Nominet is seeking an injunction to remove content that it says amounts to ‘harassment’ of the company’s chief executive, amidst controversy over the propsoed direct.uk service
Nominet, the not-for-profit company that oversees the .uk web address registry, said on Friday it has begun High Court legal proceedings against one of its members for publication of defamatory content. Nominet said it is seeking an injunction to remove the content and to prevent its publication in future.
The action focuses on Graeme Wingate, a Nominet member who ran for a position as Non-Executive Director in 2009. Wingate has been vocal in challenging Nominet’s proposed direct.uk service, as well as in criticising the company’s chief executive, Lesley Cowley.
Nominet said Wingate published “untrue and defamatory” assertions on two of his websites that amounted to “harassment”.
“While we are entirely comfortable with legitimate protest about Nominet’s actions or proposals, there are assertions about Nominet and our CEO published on the avoid.co.uk and that.co.uk sites that are untrue and defamatory,” Nominet said in a statement. “The Board is united in its view that harassment and victimisation of our staff is unacceptable, and that Nominet should take appropriate action to support staff and protect our reputation.”
Nominet said Wingate had “rejected” attempts to discuss the matter, remove the content in question or enter into mediation, assertions denied by Wingate, who in a statement on avoid.co.uk said he discussed possible terms of a mediation procedure with Nominet in December.
Wingate’s website that.co.uk has published documents intended opposing Nominet’s controversial direct.uk proposal, which would introduce domains ending in .uk that would benefit from higher security standards than conventional domains such as those ending in .co.uk or .org.uk.
Wingate said he launched the avoid.co.uk website in November for a campaign against the management of Nominet, and in particular top discribe alleged misdeeds of Cowley. Both sites call for a Nominet emergency general meeting in response to the controversies around direct.uk and the management issues.
“I fully believe in the independence of the High Court and that they will agree with my right as member of Nominet and a business owner who uses .uk domains to raise legitimate concerns I have made about individuals,” Wingate said in a statement.
In 2009 Wingate ran for election to the post of Non-Executive Director at Nominet, but Nominet declined to publish his platform statement in a booklet accompanying the election due to possibly defamatory allegations against Cowley contained in it.
Nominet’s consultation process on direct.uk closed on 7 January, with the company saying it received more than 850 formal responses. The company is preparing a summary of these which will be considered by its board of directors at a meeting on 26 February, and published on Nominet’s website. Nominet said the board will decide on its next steps at the February meeting.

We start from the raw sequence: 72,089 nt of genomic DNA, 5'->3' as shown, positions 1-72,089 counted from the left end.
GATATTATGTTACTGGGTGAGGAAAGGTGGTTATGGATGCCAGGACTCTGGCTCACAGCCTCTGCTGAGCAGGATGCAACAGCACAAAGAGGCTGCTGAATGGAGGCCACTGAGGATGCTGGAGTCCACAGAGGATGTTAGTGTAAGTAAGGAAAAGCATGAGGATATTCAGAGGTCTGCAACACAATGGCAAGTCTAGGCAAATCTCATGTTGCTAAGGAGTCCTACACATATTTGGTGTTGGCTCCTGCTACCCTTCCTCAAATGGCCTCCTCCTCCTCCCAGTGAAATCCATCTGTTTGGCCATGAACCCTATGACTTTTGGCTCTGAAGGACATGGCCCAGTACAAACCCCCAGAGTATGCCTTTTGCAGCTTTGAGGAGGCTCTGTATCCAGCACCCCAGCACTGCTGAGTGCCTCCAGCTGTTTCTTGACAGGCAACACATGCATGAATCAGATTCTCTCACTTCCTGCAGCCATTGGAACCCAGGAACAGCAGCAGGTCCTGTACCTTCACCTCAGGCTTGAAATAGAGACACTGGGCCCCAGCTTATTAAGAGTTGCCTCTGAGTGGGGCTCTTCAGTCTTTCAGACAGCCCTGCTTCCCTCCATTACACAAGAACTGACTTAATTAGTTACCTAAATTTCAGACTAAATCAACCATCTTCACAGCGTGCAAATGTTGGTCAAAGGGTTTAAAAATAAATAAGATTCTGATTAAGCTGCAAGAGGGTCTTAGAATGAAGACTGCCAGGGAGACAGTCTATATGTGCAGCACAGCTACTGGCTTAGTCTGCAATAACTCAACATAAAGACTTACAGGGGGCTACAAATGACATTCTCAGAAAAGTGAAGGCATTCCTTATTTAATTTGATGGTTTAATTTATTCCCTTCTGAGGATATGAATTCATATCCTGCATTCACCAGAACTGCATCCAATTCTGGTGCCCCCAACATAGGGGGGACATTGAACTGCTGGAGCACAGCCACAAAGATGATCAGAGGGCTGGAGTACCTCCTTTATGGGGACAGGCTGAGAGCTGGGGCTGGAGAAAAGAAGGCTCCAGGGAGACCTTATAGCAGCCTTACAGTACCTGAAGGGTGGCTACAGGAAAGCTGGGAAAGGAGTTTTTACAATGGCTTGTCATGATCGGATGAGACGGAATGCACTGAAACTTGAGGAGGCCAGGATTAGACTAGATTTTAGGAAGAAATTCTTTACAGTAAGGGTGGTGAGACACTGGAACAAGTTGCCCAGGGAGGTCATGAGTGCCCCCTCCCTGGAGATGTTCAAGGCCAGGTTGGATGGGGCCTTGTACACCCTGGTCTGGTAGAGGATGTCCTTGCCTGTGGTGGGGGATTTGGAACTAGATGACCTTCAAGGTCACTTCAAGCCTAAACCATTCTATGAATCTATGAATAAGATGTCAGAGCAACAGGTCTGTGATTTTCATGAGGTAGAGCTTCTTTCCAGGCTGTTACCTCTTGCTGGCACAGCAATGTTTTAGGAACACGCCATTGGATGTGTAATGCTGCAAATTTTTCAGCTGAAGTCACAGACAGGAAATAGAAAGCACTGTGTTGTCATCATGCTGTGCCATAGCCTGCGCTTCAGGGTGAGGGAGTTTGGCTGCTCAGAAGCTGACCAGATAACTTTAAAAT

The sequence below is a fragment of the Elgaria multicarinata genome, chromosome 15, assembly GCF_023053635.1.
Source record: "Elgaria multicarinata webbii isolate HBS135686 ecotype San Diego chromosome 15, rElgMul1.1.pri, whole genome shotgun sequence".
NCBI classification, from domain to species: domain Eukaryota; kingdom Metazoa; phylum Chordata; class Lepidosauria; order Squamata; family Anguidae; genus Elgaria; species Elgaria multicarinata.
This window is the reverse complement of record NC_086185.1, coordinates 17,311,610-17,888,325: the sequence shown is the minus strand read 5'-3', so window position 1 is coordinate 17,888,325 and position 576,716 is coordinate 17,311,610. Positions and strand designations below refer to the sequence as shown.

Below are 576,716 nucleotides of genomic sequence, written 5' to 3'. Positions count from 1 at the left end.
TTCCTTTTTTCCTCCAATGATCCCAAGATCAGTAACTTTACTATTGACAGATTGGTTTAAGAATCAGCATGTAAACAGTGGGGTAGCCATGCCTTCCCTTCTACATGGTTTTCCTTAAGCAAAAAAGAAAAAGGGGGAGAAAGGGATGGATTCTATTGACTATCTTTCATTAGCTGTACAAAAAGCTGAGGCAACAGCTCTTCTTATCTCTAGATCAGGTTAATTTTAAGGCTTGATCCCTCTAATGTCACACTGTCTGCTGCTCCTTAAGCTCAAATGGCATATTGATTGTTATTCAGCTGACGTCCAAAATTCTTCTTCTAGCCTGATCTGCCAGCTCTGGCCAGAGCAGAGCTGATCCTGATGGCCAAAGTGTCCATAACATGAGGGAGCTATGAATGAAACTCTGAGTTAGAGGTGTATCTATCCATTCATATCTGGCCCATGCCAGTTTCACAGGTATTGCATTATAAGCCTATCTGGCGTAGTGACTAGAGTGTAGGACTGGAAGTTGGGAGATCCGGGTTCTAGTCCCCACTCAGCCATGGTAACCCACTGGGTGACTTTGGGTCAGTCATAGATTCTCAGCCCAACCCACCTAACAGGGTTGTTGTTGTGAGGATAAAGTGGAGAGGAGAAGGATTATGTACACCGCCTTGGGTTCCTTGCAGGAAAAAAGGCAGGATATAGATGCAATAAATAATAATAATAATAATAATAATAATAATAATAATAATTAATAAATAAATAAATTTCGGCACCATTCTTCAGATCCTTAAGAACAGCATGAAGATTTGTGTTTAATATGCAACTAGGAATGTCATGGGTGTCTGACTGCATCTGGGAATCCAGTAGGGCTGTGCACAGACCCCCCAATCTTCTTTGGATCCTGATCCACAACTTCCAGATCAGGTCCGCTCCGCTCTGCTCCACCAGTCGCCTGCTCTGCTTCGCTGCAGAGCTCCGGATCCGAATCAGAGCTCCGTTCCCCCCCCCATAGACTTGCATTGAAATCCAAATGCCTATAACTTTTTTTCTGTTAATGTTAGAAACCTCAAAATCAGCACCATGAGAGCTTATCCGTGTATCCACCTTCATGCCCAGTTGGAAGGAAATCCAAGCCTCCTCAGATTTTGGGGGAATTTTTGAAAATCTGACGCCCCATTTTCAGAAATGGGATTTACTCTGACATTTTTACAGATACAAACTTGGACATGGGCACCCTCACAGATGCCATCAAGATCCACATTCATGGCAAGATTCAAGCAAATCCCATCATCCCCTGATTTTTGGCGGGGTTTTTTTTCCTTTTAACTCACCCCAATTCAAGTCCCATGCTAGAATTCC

The direct.uk proposal has received criticism from organisations including the Open Rights Group (ORG) and the Children’s Charities’ Coalition on Internet Safety (CCCIS), which represents the NSPCC, Barnardo’s, Action for Children and other groups.
“You are in effect conceding and openly acknowledging that the regime which applies to some or all of the other uk domains – for example .co.uk and .org.uk – is open to the very forms of abuse which the .uk counter measures are designed to prevent,” stated CCCIS chief executive John Carr, adding that Nominet appeared to be “setting itself up to run and profit from two entirely separate regimes, operating at two entirely different ethical levels”.
The ORG criticised “positioning of Nominet in an inappropriate role, by setting them up as arbiters of trust online and giving them additional and somewhat unchecked powers”.
While Nominet is overseen by the government, communications minister Ed Vaizey said in response to a parliamentary question following the consultation’s conclusion that the government has no plans to intervene in Nominet’s decision-making process on direct.uk.
Nominet’s “day-to-day operations are not subject to regulation by the Government”, Vaizey said.
Nominet argues businesses and users would be able to enjoy better security with direct.uk, which would offer routine monitoring of the site and notifications of where malware is being served by .uk websites. Those sites serving malware would be suspended if registrants failed to take action to remove it.
Nominet said .uk websites would also use DNSSEC by default. DNSSEC, otherwise known as Domain Name System Security Extensions, adds digital signatures to DNS queries, which should improve security by ensuring requests are from genuine users, not attackers.
Nominet said the .uk domains would potentially be sold via registrars “that can meet the required data quality and service levels”.
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